Salaries, pensions and benefits consumed majority of increased spending on public schools in Canada

TORONTO—Nearly 80 per cent of all increases in public school spending in Canada over the past decade went to salaries, pensions and benefits, finds a new study by the Fraser Institute, an independent, non-partisan Canadian public policy think-tank.

“Contrary to misperceptions, public education spending has increased dramatically across the country, and it’s important for parents and taxpayers to know that the bulk of that monchart-public-school-spendingey has gone to teachers and other staff,” said Deani Van Pelt, director of the Barbara Mitchell Centre for Improvement in Education at the Fraser Institute and co-author of Understanding the Increases in Education Spending in Public Schools in Canada, 2016 Edition.

The study finds that between 2004/2005 and 2013/2014, staff compensation costs rose from $32 billion to $46.4 billion—an increase of more than $14 billion.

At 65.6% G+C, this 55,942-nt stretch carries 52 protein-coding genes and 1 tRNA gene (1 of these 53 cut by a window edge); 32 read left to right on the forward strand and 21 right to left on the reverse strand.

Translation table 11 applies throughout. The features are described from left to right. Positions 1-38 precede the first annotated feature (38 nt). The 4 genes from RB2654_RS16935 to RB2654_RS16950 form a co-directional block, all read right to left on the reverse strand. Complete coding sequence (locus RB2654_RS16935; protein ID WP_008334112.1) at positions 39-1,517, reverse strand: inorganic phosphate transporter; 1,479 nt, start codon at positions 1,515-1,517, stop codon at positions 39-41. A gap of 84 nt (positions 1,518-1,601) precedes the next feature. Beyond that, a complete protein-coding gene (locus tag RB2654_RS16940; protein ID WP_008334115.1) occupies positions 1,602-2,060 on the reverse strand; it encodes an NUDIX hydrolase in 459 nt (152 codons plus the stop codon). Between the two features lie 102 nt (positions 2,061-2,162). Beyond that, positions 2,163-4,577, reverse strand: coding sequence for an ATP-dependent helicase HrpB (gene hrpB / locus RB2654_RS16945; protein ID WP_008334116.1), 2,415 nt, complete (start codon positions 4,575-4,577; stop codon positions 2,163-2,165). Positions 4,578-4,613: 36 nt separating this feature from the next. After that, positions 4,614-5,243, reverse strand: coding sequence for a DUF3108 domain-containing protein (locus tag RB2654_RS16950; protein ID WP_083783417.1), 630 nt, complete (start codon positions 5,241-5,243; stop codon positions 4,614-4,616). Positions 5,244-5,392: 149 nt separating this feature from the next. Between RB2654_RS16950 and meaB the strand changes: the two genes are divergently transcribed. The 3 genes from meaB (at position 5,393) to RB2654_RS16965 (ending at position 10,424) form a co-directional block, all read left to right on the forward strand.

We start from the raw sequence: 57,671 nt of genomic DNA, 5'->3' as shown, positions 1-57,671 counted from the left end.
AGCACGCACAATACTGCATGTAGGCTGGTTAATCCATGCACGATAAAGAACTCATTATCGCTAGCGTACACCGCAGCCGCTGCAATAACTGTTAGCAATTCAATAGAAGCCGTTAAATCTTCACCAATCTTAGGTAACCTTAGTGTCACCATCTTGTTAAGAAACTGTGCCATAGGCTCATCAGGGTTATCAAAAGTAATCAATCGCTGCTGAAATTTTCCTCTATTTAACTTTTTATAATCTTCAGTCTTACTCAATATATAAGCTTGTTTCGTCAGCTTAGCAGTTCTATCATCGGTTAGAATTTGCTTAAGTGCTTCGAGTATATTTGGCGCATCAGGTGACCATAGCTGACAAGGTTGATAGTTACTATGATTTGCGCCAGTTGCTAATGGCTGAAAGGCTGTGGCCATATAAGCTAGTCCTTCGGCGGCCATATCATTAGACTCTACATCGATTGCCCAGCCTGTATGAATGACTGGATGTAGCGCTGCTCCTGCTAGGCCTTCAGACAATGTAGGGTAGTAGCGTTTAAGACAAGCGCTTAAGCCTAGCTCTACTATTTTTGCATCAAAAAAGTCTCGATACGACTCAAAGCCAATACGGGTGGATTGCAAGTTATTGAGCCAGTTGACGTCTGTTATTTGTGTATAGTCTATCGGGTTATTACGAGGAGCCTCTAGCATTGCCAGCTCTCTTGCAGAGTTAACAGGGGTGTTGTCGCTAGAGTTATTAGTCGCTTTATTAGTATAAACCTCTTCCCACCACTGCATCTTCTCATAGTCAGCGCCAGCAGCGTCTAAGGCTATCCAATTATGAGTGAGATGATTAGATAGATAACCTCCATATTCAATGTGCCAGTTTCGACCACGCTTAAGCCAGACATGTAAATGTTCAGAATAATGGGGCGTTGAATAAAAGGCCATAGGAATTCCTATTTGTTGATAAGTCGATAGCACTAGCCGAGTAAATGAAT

That represents slightly more than three-quarters (78.2 per cent) of the overall $18.2 billion increase in education spending during the same 10-year period.

More specifically, spending on salaries and wages increased by $10.4 billion between 2004/2005 and 2013/2014, the most recent year of available Statistics Canada data.

And pension costs almost doubled during the same period, rising 91.5 per cent from $2.3 billion to $4.3 billion. Increases in employer contributions to teachers’ pensions were highest in Alberta, Saskatchewan and Ontario with increases in all three provinces exceeding 100 per cent.

Capital spending (new schools, renovations, etc.) also increased from $3 billion in 2004/2005 to $4.9 billion in 2013/2014.

Quebec accounted for nearly half of the capital spending increases in Canada with an increase of $872 million. British Columbia and Ontario also saw significant capital spending increases of $237 million and $408 million respectively.

“A clear understanding of public school spending, particularly in light of chronic complaints from some quarters about a lack of resources, is vital for anyone concerned about improving our children’s education,” Van Pelt said.

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